While rewards are good enough to change behavior most of the time, sometimes pairing a reward with an undesired consequence is enough to get people moving in the right direction.

Making the new behavior something people are evaluated on for merit-based compensation or for a promotion can work as well.

3. Make it about them

One of the best ways to get people using a new system is to personalize the benefits for them. Think a little about how this is going to help Joe Thompson and Jane Smith on your team.

What specifically will he or she gain from it? Will Jane gain extra hours in the day? Will Joe face decreased resistance from another department? Will this be a transferable skill that will help them grow their careers?

Helping people see their individual upside AND acknowledging them for it will go a long way toward building new organizational habits.

4. Provide training and support

It might sound trite, but you can’t blame people for not learning a system they have never been trained on. It would be like getting mad at a child for not knowing his or her ABCs if no one ever took the time to teach them.

Hopefully, when you were vetting the product you selected, you took the time to see if the company had a good reputation for ongoing support, and if the aforementioned company had tools in place for learning, training, and/or certification.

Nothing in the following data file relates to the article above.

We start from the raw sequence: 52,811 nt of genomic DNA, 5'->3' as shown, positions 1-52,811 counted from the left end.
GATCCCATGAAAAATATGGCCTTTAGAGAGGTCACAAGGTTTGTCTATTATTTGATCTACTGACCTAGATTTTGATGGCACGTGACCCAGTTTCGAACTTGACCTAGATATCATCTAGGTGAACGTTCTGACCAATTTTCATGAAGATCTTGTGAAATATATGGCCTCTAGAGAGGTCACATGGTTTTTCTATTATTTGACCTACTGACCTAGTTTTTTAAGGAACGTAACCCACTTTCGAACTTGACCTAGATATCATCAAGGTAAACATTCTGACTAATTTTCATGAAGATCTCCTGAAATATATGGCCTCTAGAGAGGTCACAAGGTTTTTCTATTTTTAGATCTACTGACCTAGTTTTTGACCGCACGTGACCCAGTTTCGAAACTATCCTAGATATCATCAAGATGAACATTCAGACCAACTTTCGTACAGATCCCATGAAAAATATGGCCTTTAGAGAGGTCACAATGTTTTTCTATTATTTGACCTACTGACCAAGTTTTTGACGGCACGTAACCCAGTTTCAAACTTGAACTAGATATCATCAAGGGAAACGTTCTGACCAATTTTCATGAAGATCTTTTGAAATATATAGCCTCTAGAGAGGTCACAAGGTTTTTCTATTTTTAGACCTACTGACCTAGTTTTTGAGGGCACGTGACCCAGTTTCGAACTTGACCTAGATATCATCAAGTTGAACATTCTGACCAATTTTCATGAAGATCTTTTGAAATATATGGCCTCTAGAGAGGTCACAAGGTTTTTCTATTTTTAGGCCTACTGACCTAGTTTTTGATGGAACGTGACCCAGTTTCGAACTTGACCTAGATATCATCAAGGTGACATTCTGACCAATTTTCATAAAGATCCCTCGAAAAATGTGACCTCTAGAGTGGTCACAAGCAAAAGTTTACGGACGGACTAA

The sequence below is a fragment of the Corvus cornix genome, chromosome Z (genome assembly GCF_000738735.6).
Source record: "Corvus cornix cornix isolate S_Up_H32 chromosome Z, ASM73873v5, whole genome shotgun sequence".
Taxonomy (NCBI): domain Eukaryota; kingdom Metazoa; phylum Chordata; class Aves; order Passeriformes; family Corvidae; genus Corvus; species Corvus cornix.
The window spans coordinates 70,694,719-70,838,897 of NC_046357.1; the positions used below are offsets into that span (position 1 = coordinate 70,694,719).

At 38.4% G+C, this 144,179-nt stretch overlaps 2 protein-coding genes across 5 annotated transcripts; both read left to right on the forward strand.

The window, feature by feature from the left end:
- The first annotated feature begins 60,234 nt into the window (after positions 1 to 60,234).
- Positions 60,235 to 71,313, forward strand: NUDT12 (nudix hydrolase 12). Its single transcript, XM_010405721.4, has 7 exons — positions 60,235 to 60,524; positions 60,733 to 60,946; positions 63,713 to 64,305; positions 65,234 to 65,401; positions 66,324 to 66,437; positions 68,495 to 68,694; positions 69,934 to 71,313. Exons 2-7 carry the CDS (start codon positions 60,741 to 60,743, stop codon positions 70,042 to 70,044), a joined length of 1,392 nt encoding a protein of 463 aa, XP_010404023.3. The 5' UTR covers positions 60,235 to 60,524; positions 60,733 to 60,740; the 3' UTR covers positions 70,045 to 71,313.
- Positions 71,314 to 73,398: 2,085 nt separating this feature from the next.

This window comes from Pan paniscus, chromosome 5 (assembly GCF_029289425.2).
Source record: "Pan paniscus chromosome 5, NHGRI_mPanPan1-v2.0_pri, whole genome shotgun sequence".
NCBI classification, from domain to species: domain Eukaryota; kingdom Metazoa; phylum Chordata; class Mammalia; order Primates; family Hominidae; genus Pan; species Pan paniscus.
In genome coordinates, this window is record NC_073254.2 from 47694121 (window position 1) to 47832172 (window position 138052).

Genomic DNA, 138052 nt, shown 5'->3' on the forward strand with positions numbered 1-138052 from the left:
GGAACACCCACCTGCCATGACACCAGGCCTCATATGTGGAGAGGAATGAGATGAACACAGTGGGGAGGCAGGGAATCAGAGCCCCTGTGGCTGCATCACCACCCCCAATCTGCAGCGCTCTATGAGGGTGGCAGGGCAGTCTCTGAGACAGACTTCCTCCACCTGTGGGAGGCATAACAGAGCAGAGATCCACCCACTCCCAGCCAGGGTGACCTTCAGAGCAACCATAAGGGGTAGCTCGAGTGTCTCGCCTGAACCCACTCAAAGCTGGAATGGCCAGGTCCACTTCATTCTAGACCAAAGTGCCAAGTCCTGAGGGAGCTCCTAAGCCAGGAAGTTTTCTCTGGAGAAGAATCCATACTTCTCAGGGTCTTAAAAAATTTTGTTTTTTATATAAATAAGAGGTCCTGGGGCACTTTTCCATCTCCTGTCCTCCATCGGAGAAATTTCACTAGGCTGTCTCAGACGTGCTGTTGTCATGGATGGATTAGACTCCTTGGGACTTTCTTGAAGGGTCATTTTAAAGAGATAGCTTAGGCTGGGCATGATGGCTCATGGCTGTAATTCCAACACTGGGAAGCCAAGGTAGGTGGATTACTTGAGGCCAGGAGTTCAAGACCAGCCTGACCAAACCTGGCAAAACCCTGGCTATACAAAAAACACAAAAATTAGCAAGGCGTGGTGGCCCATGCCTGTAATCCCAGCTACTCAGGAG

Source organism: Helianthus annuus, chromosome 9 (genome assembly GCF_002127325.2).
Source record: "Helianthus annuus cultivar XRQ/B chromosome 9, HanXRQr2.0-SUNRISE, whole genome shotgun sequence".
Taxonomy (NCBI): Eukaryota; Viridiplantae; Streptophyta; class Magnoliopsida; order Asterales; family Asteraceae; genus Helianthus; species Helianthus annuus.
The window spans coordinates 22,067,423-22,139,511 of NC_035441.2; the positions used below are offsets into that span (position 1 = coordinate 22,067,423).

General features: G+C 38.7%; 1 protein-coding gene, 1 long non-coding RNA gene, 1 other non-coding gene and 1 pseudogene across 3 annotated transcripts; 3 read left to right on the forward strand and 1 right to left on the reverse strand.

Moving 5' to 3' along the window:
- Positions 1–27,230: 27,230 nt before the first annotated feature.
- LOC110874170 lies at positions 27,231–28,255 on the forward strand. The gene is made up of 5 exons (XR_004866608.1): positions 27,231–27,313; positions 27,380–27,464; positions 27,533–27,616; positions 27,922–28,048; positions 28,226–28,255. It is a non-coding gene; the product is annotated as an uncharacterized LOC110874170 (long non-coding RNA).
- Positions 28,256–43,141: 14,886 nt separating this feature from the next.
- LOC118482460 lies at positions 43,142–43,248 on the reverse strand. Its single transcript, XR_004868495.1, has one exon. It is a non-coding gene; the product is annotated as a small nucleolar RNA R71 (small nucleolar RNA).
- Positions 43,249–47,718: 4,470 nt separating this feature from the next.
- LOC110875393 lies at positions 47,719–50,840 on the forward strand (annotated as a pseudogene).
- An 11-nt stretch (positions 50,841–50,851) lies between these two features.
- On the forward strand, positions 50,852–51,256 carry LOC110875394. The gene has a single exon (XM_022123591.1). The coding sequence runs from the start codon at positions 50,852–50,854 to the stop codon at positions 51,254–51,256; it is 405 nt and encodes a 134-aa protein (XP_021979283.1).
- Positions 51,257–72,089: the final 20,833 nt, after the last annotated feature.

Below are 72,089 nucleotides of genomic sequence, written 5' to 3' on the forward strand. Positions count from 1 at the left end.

Build time into your team’s schedule for them to learn and train on the new system. If you don’t do this step, your team will more than likely not create new, successful habits. A little upfront investment of time will pay dividends in the end.

Use the product company’s support system. If they are worth their salt, they will build a relationship with you and help you embed the technology into your business and process.

5. Don’t settle for what the box says

Just because a brownie box doesn’t tell you to use pretzels and peanut butter with the mix doesn’t mean that those accouterments aren’t an amazing improvement to the original product.

Continually, find ways to make things better, more fun, easier, and less intrusive to workflow. There are businesses and whole industries popping up around how to make work easier all the time. Find them, try them.

The moral of the story

Luckily this story has a happy ending. Todd listened to the wisdom of his mother and got to work on the five steps above. He worked with his team over a 30 to 90-day time period (the time period most psychologists say you need to create a new habit) to get the new system adopted.

And although nothing is ever perfect or all-positive, his team got on board with the new system, began using it, and began getting results. The old system has been retired and the VP is pleased with Todd’s moxie.

The next time Todd is tasked with implementing a new business solution he’ll plan for the human aspect of the implementation. He’ll build the time into his plan upfront to get a group of super-users off and running, to train and support his team, and not consider his job done until the new habit has been molded and begins to take off.

But what Todd really learned is that although all of us are busy and would like to be able to insert the newest technology into our work and move forward like nothing has changed, humans aren’t wired that way.

No matter how intuitive a technology solution might be everyone needs a little encouragement, a little tough love, a little training and support, and a little ego boost to create a new habit and be successful.